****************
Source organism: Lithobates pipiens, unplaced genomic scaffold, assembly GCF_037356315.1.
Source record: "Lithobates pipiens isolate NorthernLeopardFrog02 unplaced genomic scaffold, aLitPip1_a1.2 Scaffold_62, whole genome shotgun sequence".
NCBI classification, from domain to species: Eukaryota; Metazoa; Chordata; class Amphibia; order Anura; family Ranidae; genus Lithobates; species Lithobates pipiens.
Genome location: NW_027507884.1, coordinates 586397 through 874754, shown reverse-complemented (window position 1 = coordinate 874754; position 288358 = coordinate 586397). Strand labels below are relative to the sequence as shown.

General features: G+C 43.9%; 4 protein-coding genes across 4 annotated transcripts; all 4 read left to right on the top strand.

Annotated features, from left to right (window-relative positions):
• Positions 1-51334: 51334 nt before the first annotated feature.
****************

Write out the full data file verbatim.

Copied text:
Source organism: Lithobates pipiens, unplaced genomic scaffold, assembly GCF_037356315.1.
Source record: "Lithobates pipiens isolate NorthernLeopardFrog02 unplaced genomic scaffold, aLitPip1_a1.2 Scaffold_62, whole genome shotgun sequence".
NCBI classification, from domain to species: Eukaryota; Metazoa; Chordata; class Amphibia; order Anura; family Ranidae; genus Lithobates; species Lithobates pipiens.
Genome location: NW_027507884.1, coordinates 586397 through 874754, shown reverse-complemented (window position 1 = coordinate 874754; position 288358 = coordinate 586397). Strand labels below are relative to the sequence as shown.

General features: G+C 43.9%; 4 protein-coding genes across 4 annotated transcripts; all 4 read left to right on the top strand.

Annotated features, from left to right (window-relative positions):
• Positions 1-51334: 51334 nt before the first annotated feature.